AANyways: I hope any family that shackles people to beds, sends them to hospitals to be restrained, punishing excessively by FORCING them to stay in a room against their wills go straight to... and they get sued forever and ever more.
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Re: The Darker Side of the News

Postby Dauric » Tue Jan 16, 2018 8:39 pm UTC

Zohar wrote:In any case, still a horrible case. Heard about it today. I wonder if they family will be allowed to remain together. I suppose the children over 18 can be legal guardians to the younger ones.


Probably not a good idea, the elder children are probably not appropriately socialized to take on 'head of household' responsibilities. Would be a case of "throwing them in the deep end" of making their way in the world.
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Re: The Darker Side of the News

Postby Zohar » Tue Jan 16, 2018 8:41 pm UTC

Oh yeah, I agree. I have no idea what sort of social supports exist for adults in California though.
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Re: The Darker Side of the News

Postby ObsessoMom » Tue Jan 16, 2018 8:56 pm UTC

Ginger, I understand your passionate response about wanting the parents to be severely punished. However, any parents who do grave harm to their children are mentally ill.

Retribution can't cure mental illness, or deter others from becoming mentally ill.

And not every victim wants retribution. Many people keep their victimization by family members a secret, precisely because they love the family members who have been harming them, and don't want bad things to happen to them. Emotions operate by their own bizarre logic.

Retribution's main function is to make society feel self-congratulatory about having done something to address the problem--even if that something doesn't really help matters.

Rather than pouring a lot of passion into punishing the evildoers, it would be more productive for society to think about appropriate treatment for all the family members, and about the factors that allowed this horrific situation to go undetected for so long (and make necessary changes to alleviate those factors). Taking a look at California's ridiculously lax homeschooling laws would be an excellent starting point.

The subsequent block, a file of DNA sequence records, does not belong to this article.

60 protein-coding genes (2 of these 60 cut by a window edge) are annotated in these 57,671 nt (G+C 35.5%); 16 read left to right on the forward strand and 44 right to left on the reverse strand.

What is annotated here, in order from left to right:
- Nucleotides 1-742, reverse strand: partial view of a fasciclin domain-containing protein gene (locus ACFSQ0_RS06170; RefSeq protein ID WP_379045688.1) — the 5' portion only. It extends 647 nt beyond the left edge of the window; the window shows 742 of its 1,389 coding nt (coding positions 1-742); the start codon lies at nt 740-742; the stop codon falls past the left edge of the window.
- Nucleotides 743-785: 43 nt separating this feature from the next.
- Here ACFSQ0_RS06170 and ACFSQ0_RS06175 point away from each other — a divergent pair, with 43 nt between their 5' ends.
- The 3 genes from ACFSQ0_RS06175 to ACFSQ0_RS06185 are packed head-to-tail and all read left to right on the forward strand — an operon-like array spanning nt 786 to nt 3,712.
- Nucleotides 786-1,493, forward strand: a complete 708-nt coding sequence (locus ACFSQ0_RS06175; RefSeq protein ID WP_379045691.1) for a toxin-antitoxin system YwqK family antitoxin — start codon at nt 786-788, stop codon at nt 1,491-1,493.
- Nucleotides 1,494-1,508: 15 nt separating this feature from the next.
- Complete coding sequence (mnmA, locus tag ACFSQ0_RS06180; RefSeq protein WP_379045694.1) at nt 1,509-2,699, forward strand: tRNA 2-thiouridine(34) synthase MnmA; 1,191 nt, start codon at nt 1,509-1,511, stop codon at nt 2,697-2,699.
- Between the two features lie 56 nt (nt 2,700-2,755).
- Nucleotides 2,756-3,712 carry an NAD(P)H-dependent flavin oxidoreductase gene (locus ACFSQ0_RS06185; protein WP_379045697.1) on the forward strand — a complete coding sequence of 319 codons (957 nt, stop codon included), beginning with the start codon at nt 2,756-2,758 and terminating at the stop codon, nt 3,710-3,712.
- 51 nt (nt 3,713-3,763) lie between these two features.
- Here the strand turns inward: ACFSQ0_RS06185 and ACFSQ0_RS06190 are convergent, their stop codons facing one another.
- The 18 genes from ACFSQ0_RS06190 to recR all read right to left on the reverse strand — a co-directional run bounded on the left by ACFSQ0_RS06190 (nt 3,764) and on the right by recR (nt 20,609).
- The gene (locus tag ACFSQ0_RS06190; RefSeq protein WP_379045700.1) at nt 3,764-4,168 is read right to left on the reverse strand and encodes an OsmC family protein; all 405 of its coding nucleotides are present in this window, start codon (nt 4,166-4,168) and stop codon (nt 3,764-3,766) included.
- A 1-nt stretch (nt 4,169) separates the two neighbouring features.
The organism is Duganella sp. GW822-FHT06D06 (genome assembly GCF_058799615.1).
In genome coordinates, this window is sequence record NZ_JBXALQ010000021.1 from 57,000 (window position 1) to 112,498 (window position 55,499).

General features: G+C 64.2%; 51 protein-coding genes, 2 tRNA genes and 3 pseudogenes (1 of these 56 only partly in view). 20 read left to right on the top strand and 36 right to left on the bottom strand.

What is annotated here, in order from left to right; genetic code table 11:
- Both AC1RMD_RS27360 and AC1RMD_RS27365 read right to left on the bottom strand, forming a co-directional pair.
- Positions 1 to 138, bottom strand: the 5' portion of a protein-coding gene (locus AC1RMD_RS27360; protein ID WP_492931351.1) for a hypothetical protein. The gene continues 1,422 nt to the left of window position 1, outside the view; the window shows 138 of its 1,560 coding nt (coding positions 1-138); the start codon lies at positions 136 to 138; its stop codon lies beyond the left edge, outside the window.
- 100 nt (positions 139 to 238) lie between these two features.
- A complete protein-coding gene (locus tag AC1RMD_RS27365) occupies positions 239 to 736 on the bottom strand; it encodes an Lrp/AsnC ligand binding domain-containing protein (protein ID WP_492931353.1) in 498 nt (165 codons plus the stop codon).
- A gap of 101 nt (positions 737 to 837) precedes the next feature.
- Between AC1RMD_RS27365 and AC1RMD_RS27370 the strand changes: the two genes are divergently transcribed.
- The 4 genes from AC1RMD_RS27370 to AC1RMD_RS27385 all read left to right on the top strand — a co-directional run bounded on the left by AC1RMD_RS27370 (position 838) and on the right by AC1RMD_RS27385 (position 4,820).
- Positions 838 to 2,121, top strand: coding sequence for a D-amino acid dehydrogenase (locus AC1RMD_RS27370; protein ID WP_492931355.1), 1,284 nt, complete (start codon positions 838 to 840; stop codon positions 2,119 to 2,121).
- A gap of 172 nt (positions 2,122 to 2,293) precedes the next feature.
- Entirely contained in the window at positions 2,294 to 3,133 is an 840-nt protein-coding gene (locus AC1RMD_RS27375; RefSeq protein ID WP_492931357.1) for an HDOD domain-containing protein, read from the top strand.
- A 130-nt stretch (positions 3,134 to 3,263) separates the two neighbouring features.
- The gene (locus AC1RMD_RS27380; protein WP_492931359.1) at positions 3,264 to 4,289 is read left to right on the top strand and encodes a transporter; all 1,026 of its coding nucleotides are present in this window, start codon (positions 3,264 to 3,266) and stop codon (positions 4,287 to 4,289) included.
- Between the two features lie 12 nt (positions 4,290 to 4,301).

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Re: The Darker Side of the News

Postby CorruptUser » Tue Jan 16, 2018 9:00 pm UTC

I was under the impression that California subcontracts all social services to the Church of Scientology. /snark


As for what should change, well, lets say the best practice would be to have social services make annual checks on all kids no matter the status.

First, who is going to pay, and how much would it cost?

Second, remember how recently we had that case of the home inspector demanding sexual favors in order to sign off? CPS isn't immune to that abuse either.

Third, there's a lot of false positives too, whether because of overzealous CPS workers, incompetence, the whole petty tyrant syndrome, or just a bad day.

Fourth, the whole innocent until proven guilty thing. Unless there is probable cause, e.g. a neighbor reports something, having everyone report to CPS is like having the police perform routine home inspections.
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Re: The Darker Side of the News

Postby Ginger » Tue Jan 16, 2018 9:06 pm UTC

I received social and crisis services in California. In a town with a V and J its name. ANYWAYS I had a counselor, homeless services, sometimes they'd make interventions when I was self-harming. And y'know cray-cray parents have every option to see therapists and stuffs like I did. If you can't can't stop abusing your kids then... I kinda think they should be homeless too. Yet ObsessoMom's post is Way Way Better and Measured emotionally than my twisted posts.
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Re: The Darker Side of the News

Postby morriswalters » Tue Jan 16, 2018 11:07 pm UTC

Retribution's main function is to make society feel self-congratulatory about having done something to address the problem--even if that something doesn't really help matters.
This presumes that there is something to do. And sometimes retribution is self defense. In this case, everybody will see some kind of counseling, but it is self deceptive to believe the anybody truly understands this. Or can do anything to prevent it.

Sometime children who should be protected, who are under the eye of the system, die from the abusers the system is trying to protect them from. And it isn't purely an American issue. A young woman in Japan died under just these circumstances.

If you want to get all twisted up consider that one source suggests that as many as 1500 plus children die of abuse and neglect yearly. Even otherwise loving parents can be stupid and passively neglectful. A child in Tennessee died of rabies because his parents were too stupid to seek medical help after he was bit by a sick bat, in 2017. This is why I chose to let my genes die with me.